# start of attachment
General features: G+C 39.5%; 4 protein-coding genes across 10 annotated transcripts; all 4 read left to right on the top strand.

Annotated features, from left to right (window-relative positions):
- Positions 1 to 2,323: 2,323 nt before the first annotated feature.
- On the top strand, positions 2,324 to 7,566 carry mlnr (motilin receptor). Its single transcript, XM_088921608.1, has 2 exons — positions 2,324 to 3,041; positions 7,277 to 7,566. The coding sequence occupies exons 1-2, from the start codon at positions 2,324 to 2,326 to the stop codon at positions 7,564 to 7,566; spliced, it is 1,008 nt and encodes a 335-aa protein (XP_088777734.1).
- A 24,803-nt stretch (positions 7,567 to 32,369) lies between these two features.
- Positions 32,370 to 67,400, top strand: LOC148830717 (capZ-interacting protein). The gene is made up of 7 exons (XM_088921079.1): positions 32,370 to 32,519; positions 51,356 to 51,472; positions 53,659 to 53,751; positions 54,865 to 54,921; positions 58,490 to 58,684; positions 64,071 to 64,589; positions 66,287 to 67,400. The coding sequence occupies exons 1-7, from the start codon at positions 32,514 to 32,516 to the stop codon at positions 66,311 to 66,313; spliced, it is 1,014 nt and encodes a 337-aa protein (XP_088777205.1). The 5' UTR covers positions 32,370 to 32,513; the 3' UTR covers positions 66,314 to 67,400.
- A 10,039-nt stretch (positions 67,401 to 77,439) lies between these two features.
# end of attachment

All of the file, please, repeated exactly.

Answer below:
General features: G+C 39.5%; 4 protein-coding genes across 10 annotated transcripts; all 4 read left to right on the top strand.

Annotated features, from left to right (window-relative positions):
- Positions 1 to 2,323: 2,323 nt before the first annotated feature.
- On the top strand, positions 2,324 to 7,566 carry mlnr (motilin receptor). Its single transcript, XM_088921608.1, has 2 exons — positions 2,324 to 3,041; positions 7,277 to 7,566. The coding sequence occupies exons 1-2, from the start codon at positions 2,324 to 2,326 to the stop codon at positions 7,564 to 7,566; spliced, it is 1,008 nt and encodes a 335-aa protein (XP_088777734.1).
- A 24,803-nt stretch (positions 7,567 to 32,369) lies between these two features.
- Positions 32,370 to 67,400, top strand: LOC148830717 (capZ-interacting protein). The gene is made up of 7 exons (XM_088921079.1): positions 32,370 to 32,519; positions 51,356 to 51,472; positions 53,659 to 53,751; positions 54,865 to 54,921; positions 58,490 to 58,684; positions 64,071 to 64,589; positions 66,287 to 67,400. The coding sequence occupies exons 1-7, from the start codon at positions 32,514 to 32,516 to the stop codon at positions 66,311 to 66,313; spliced, it is 1,014 nt and encodes a 337-aa protein (XP_088777205.1). The 5' UTR covers positions 32,370 to 32,513; the 3' UTR covers positions 66,314 to 67,400.
- A 10,039-nt stretch (positions 67,401 to 77,439) lies between these two features.